Christmas Timeframe, Advent and ... TemptationsCheck a complete list of Polish Christmas Articles
In Poland there is no Thanksgiving like in the USA. So, there is no any special shopping day starting Christmas season especially since Christmas is preceded by a season of Advent in which any dancing and frolicsome parties is prohibited by a Church. Advent is a time of fasting, prayer, reflection, mourning and reconciliation. However there are few feasts during this season, which is in discord with the solemn atmosphere of Christmas, even Church has to treat it with understanding. These feasts are described in the earlier articles - St. Andrew Day (November 30th), St. Barbara Day (December 4th) and St. Nicolas (Santa Claus) Day (December 6th) , please, click the appropriate title to see the article.
Poles celebrate namedays ("nameday"- the day of the patron of their first name) much more than the birthdays except some round birthdays like the 18, 30 etc . Andrew is one of the most popular names for men so it is also one of the most celebrated namedays. So people sometimes dance and drink to much on Andrew's birthday. Besides, St. Andrew night is a night of magic for young girls. It has a long tradition which is described in the article mentioned before.
The next reason to celebrate is St. Barbara's Day. St. Barbara is a patron of miners and there are many balls and festivities especially in the region with coalmines or coal and geological departments of universities. Barbara is also a very popular name for girls.
Finally, also the St. Nicolas (Santa Claus) day and night which in Poland is celebrated almost 3 weeks before Christmas is a time of temptations. Many parties are organized, mainly for kids but not only.
Because of Advent, Christmas Carols are not sung until Wigilia (Christmas Eve). The Polish Christmas carols name, "koleda" is derived from the Latin word "calendae," meaning first day of the month. Some Polish carols are very old and beautiful and also they are known and sung worldwide, I found them in American songbooks for churches also.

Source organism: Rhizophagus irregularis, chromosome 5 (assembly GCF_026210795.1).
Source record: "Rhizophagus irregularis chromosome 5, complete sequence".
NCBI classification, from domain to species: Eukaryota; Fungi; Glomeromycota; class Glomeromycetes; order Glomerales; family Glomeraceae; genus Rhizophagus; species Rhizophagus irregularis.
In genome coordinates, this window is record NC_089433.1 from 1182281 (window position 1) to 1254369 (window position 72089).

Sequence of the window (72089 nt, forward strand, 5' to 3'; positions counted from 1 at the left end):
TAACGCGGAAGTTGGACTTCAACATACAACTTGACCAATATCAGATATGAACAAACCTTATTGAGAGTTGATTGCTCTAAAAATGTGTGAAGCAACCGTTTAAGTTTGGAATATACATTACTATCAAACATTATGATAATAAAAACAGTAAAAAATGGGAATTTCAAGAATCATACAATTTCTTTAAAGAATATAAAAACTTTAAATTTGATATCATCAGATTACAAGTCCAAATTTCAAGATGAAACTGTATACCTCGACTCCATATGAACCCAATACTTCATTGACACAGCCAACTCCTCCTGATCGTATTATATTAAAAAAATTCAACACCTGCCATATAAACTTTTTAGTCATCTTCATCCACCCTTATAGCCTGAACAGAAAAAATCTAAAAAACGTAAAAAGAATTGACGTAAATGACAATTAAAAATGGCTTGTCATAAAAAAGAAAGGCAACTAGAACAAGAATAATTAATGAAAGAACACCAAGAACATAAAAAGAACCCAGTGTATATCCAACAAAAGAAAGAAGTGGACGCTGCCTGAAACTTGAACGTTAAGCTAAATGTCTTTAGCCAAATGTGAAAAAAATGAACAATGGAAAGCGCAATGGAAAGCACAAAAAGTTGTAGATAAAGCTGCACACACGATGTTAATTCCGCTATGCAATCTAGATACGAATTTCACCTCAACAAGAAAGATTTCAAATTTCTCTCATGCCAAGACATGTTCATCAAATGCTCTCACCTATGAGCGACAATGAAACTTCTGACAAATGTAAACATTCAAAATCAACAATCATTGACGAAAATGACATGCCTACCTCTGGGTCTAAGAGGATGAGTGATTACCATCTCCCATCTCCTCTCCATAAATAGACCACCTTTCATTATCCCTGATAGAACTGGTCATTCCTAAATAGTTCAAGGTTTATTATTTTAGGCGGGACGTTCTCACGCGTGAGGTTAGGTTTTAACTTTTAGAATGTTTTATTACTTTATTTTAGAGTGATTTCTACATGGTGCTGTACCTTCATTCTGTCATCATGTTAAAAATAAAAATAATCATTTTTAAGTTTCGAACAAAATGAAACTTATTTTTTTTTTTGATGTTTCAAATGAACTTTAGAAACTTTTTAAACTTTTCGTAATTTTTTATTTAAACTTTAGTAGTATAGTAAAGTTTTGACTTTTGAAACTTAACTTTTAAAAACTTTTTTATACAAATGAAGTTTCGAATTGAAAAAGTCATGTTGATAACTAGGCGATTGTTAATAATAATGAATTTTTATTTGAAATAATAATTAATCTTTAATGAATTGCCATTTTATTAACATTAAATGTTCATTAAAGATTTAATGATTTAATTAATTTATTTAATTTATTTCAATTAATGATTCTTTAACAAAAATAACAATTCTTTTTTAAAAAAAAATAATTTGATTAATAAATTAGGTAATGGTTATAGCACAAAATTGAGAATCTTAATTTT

So, Poles as the rule, do not buy and do not decorate Christmas trees until a couple of days before Christmas. But they keep Christmas tree much longer, sometimes even until the February the 2nd when the Christmas season ends in Poland. I will explain it in the further part of the article.
Timing also affects the food during the Christmas dinner. Since Christmas Eve dinner take place during the Advent one should not eat meat. Therefore it is fish, usually carp which is a most important part of Christmas dinner. Read more about it in the article entitled Christmas food.
Not in the same time as in the other dominated by Catholic countries. In majority of Catholic countries the official end of Christmas is on the feast of the Epiphany (Three Kings Day called also a Little Christmas). On the feast of the Epiphany the priest and the organist were visiting the homes, blessing them and writing over the outside part of the door the initials of the three kings (wise men, magicians) with the sign of cross between them K+M+B (Kasper, Melchior and Balthazar). Now usually people do it themselves with the blessed chalk after the Church service in the belief that this would spare their homes from misfortune. Epithany is not a free day in Poland like it is in Catholic Austria for instance.
It is a day of a feast of the Purification of Our Lady, Matka Boza Gromniczna, in Polish, and people carry big candles, gromnica, to the church and have then blessed for use in their homes during storms, sickness and death. The illuminated candle should be carried home to ensure that the blessing is carried on home also. It is also the day when Christmas carols are sang the last time in the church together with some old and beautiful songs and hymns devoted to St. Mary. Poles love singing carols so much, I guess, one of the reasons why Christmas is longer in Poland is just to let people sing carols in the churches longer!
After the 2nd of February the Christmas is finally over. Usually by this time Christmas trees are already gone but the snow and winter in Poland can still reign almost to the Easter season.
written by Jagoda Urban-Klaehn, 5 December 2002 (article #69)
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